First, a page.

Caixin

Deaf Culture Gets a Hearing as Community Struggles With Limited Career Opportunities

By Roma Eisenstark
Zhang Long, the owner of Silence, a cafe in Beijing, signs the word for coffee in Chinese Sign Language. At the cafe, Zhang, who is deaf, and his business partner, Liu Jing, hold sign language classes and talks about the deaf community. Their efforts have helped increase awareness about deaf culture in China. Photo: Song Xiaoyi/Caixin
Zhang Long, the owner of Silence, a cafe in Beijing, signs the word for coffee in Chinese Sign Language. At the cafe, Zhang, who is deaf, and his business partner, Liu Jing, hold sign language classes and talks about the deaf community. Their efforts have helped increase awareness about deaf culture in China. Photo: Song Xiaoyi/Caixin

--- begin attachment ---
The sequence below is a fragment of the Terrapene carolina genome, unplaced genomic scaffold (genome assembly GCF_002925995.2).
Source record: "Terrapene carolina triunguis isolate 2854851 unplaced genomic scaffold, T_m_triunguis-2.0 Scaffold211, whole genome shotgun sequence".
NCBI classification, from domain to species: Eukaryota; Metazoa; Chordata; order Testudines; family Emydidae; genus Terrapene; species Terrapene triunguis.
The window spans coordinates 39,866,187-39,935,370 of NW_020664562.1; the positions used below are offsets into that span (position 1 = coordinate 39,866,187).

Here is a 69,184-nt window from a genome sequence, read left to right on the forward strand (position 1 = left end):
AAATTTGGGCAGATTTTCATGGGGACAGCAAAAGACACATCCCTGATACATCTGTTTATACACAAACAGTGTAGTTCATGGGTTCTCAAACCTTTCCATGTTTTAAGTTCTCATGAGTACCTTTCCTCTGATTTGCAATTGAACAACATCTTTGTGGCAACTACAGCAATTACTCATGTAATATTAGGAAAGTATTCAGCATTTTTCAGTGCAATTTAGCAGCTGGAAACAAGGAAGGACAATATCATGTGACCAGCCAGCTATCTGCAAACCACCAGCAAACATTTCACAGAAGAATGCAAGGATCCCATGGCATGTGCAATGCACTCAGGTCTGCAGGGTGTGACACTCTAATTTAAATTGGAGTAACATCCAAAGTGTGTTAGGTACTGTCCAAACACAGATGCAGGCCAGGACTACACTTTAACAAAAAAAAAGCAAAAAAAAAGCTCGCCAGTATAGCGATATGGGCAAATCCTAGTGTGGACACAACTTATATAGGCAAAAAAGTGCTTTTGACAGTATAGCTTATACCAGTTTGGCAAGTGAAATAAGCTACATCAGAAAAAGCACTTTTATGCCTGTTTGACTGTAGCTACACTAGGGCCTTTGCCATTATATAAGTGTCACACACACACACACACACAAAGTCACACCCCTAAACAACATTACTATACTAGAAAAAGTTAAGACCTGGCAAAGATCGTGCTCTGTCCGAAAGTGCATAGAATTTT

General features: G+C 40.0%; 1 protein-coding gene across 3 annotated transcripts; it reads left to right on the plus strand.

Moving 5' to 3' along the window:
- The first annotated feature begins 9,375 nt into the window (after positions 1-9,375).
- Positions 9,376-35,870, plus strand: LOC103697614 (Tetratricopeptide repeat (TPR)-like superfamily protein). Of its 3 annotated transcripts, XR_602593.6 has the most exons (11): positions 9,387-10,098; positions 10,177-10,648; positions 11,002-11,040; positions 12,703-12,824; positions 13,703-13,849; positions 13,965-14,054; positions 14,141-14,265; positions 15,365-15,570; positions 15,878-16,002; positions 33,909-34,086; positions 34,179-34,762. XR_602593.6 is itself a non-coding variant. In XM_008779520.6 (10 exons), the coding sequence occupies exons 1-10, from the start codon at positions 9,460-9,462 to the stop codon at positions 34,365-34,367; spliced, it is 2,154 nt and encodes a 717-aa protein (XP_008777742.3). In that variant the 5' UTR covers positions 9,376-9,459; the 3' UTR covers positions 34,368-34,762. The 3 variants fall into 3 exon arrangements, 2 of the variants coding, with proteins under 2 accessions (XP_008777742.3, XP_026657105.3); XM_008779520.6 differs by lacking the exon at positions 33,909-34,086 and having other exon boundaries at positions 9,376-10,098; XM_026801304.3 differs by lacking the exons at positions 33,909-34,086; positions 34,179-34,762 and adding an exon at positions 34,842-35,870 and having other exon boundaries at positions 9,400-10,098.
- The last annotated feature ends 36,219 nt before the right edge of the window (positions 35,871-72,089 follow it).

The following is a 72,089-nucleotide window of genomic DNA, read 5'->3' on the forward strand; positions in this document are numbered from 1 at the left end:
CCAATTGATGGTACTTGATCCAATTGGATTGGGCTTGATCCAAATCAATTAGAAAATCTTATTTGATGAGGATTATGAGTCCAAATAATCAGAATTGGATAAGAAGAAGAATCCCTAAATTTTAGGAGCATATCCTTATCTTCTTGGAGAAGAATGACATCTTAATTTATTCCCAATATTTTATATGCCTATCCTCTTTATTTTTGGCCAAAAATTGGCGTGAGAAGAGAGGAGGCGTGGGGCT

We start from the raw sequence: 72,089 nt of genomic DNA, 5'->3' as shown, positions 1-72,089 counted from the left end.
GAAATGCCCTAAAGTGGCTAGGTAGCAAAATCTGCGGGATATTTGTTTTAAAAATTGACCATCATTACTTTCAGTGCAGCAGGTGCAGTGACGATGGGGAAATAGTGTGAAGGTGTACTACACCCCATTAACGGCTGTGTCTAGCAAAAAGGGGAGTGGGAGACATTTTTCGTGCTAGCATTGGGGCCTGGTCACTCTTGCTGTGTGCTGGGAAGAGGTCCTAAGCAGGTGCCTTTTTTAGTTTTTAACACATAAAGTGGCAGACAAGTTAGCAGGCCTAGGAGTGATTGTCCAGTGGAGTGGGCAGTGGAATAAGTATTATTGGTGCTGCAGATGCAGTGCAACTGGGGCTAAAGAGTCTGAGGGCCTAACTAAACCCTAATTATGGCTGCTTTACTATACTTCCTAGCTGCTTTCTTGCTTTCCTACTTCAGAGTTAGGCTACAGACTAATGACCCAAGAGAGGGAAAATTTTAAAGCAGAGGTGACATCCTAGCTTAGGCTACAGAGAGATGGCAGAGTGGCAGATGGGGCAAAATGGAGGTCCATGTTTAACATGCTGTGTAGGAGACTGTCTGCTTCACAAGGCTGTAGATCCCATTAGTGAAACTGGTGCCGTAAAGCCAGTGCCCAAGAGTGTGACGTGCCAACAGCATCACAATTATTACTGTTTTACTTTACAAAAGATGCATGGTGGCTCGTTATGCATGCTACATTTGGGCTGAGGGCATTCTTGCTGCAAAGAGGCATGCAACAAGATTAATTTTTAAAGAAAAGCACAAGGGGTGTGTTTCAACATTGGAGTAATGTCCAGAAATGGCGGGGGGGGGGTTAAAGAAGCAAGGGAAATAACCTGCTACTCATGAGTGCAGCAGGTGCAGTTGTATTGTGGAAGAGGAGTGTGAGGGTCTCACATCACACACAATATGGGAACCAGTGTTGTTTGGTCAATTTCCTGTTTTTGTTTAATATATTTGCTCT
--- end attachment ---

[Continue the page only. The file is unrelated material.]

The clinking of glasses was the only sound to be heard at Silence cafe in Beijing on a recent Tuesday.

It was around 7 p.m., in the midst of the cafe’s regular silent hours. “No talk!” proclaimed the chalkboard in the corner that listed the times when speaking was forbidden. On the walls, cartoon illustrations demonstrated how to sign phrases such as “What would you like to drink?” and “Check, please” in Chinese Sign Language (CSL).

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